CARS HOMES JOBS

Walmart proposes smaller store in Ballston

Thursday, April 17, 2014
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— Nearly a decade after a proposal for a Walmart Supercenter split the community, there is a new plan to build a scaled-down Walmart in Ballston.

The town on Wednesday received an application from Walmart for construction of a 136,800-square-foot store with a full-service grocery and drive-thru pharmacy on the same site as the earlier proposal.

“Southern Saratoga County is a rapidly growing area. Our new Walmart will offer jobs, tax revenue and new affordable shopping options for customers in the community,” Bill Wertz, a spokesman for the Arkansas-based discount retail giant, said in a press release.

Wertz said the proposal incorporates feedback received on the earlier unsuccessful application. The new store is about 30 percent smaller than a supercenter, and will have access from both Route 50 and Route 67 to smooth traffic flow, he said.

The proposal rejected by the town in 2006 was for a 203,000-square-foot store.

If the store is built, about 300 jobs would be created, the company said, most of them full-time. It would be open around-the-clock.

Through Walmart, the president of the Chamber of Southern Saratoga County issued a statement of support. “This new store promises to be a very positive development for the community of Ballston,” said Pete Bardunias.

In the application, Walmart architects said the proposed store would be smaller than the existing stores in Clifton Park, Glenville and Saratoga Springs. It would not have the auto service shops and garden centers found in those stores, both of which are prohibited at that location by town zoning.

The proposal is for the same property where the supercenter was sought in 2005, about 75 acres on the east side of routes 50 and 67, about a mile south of Ballston Spa.

The proposed store — which would include 50,000 square feet of grocery space, including a deli and bakery — would be in the Rossi Commercial Business Planned Development District, which the Town Board approved in 2011 for a combination of retail stores and office or flexible space. To date, no businesses have located there.

Walmart wants to break ground this fall, and hopes to open the store by late 2015 or the spring of 2016, if it gets all needed approvals.

Developer Frank Rossi of Ballston Spa has met informally recently with town officials to lay out the new plans.

Town Supervisor Patrick Ziegler indicated his general support, saying the project will include new access from Route 67 that should ease traffic congestion at the busy intersection of routes 50 and 67, known as V-Corners.

About $3.5 million in new turn lanes, traffic lights, road infrastructure and water and sewer extensions are being proposed. That work would be completed at the expense of Walmart and Rossi before the store opens, according to the application.

The plans provide for two entrances from Route 50, one just south of the Hess gas station and the other just south of McDonald’s. Dominic Drive, now a stub road off Route 67 south of the Ballston Spa National Bank, would be extended to become an access road.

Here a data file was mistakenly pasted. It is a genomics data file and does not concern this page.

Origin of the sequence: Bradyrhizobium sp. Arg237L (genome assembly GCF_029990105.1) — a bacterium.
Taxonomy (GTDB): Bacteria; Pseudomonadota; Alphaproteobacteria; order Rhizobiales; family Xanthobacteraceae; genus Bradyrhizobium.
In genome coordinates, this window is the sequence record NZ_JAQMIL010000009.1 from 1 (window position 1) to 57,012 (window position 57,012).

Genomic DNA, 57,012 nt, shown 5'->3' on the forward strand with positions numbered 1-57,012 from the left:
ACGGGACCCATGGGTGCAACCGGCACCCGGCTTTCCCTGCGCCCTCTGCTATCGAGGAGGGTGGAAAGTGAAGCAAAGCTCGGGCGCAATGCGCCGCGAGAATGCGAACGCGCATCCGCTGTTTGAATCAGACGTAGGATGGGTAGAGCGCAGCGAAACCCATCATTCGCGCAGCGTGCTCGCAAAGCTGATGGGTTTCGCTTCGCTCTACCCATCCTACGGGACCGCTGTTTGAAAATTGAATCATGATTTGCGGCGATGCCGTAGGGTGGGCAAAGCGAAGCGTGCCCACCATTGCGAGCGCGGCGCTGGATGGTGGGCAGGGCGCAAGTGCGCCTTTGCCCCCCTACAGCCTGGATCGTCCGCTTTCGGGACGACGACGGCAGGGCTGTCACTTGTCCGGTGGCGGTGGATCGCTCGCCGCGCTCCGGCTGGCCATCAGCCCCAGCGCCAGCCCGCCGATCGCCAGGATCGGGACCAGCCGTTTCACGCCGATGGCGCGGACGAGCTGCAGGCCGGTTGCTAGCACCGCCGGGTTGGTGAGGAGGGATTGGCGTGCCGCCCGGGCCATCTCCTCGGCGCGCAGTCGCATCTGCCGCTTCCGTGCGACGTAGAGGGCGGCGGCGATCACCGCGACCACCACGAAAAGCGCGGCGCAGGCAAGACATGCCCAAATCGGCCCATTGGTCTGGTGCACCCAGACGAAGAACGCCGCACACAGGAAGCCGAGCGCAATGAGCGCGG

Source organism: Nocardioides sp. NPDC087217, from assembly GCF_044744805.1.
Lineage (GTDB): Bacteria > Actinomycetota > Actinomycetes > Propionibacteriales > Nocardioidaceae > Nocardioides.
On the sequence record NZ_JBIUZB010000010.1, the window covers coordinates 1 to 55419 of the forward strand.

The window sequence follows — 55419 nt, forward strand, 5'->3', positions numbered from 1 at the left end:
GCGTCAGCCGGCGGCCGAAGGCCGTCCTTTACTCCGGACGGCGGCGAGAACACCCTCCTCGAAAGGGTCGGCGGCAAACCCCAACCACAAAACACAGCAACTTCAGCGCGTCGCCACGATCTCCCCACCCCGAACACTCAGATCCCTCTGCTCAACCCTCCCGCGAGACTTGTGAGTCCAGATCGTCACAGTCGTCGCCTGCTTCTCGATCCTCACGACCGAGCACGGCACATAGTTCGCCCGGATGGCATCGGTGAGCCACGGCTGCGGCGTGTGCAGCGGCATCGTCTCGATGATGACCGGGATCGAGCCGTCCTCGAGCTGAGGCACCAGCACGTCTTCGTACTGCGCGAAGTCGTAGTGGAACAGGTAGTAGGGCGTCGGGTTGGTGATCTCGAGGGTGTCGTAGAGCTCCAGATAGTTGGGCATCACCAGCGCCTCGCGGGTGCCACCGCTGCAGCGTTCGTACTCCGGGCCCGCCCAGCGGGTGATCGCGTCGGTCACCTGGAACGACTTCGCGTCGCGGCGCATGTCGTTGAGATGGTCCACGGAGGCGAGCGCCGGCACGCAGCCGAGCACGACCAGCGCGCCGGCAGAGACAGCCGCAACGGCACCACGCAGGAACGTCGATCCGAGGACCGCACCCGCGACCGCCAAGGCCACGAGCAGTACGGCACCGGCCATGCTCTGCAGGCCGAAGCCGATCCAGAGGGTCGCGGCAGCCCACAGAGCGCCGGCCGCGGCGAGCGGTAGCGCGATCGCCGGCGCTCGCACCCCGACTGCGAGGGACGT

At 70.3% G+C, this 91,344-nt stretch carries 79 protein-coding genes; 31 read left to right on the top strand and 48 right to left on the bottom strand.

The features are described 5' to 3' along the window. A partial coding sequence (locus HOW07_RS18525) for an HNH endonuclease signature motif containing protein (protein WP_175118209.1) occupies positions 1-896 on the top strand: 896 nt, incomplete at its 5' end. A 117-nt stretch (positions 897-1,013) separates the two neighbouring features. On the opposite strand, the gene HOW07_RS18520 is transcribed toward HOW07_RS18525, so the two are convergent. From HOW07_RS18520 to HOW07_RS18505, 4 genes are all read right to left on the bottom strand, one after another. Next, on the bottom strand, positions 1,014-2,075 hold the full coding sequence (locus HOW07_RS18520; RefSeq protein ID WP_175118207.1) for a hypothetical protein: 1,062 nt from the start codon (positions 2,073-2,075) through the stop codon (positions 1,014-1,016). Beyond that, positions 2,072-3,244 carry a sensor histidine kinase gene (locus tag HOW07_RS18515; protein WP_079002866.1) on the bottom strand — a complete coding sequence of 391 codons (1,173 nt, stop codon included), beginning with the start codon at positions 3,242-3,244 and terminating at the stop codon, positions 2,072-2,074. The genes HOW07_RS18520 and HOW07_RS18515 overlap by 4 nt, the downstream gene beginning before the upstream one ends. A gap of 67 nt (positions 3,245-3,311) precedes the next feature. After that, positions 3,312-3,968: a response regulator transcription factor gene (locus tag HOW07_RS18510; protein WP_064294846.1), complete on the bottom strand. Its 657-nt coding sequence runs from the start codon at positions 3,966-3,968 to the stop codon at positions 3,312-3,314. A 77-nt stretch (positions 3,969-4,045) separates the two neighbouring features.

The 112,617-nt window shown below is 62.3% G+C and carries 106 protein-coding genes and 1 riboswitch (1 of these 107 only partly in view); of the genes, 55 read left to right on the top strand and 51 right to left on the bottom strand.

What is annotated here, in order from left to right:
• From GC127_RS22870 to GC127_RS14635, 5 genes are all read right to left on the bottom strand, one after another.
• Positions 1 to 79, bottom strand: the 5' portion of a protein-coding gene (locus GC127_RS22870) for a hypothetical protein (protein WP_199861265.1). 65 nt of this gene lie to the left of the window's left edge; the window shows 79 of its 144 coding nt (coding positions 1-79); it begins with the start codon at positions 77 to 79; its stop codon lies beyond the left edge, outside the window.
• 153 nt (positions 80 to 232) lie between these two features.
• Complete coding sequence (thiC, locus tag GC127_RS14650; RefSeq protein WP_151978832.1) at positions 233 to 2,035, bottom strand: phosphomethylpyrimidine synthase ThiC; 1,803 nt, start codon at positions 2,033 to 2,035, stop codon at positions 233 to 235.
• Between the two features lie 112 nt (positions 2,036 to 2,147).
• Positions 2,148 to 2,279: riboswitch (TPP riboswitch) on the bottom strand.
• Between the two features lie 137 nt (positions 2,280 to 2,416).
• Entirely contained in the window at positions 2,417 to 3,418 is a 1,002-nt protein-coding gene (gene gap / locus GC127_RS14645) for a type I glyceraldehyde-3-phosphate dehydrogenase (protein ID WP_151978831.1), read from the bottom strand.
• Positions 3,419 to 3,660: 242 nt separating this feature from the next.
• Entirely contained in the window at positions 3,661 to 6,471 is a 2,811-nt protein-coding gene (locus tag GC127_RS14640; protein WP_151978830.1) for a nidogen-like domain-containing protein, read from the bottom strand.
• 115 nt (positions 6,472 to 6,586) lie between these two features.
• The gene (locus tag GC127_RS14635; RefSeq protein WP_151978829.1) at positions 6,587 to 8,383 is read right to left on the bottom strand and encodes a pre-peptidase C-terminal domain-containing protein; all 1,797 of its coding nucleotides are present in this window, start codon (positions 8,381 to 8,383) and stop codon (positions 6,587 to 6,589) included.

The project is expected to come before the town Planning Board for initial conceptual review at a meeting on May 1.

Planning Board Chairman Richard Doyle said the meeting will be held in the Town Hall’s large meeting room, but there’s no plan to take public comment that night.

“It’s about the idea. We don’t generally have the engineering to answer people’s questions,” he said.

Doyle noted there’s been a lot of talk among Ballston residents about the need for a grocery store, and the Walmart could meet that need.

“Just listening to the chatter, if it doesn’t go in Ballston it will go in Milton, and as a resident of Ballston, I would rather see it in Ballston,” he said.

The 2005 Walmart proposal emotionally — and roughly evenly — divided the town between those who feared the store’s impact on traffic and on Ballston Spa’s downtown, versus those who foresaw job creation, economic opportunity, and a convenient place to shop. Opponents were outspoken, and Rossi vigorously defended his development rights.

In the end, the Town Board turned down the project in July 2006, citing the proposed Walmart’s size and incompatibility with the town master plan. Rossi took the town to court and lost.

Subsequently, Rossi got Town Board approval for the planned development district, which allows for a total of 269,000 square feet of building space, but no more than 137,000 square feet of it as retail.

Assuming the Walmart proposal stays within those parameters, Rossi will be able to get all the necessary approvals through the town Planning Board, without going back to the Town Board.

Former town supervisor Patti Southworth, a Democrat who was elected in 2007 based in part on a strong anti-Walmart stance, said the proposal sounds like “a reasonable compromise.”

She said she’s still concerned about the low wages and lack of benefits for many Walmart employees, but doesn’t oppose the company locating in town.

“I think [Rossi] tried to market [the site] to others for years and was not successful. At some point, you have to let a property owner make a profit on their property,” said Southworth, who is now running for the state Senate seat held by Hugh Farley.

Walmart also proposed a new supercenter last week in Latham, one that would replace an existing store in the Latham Farms development.

 
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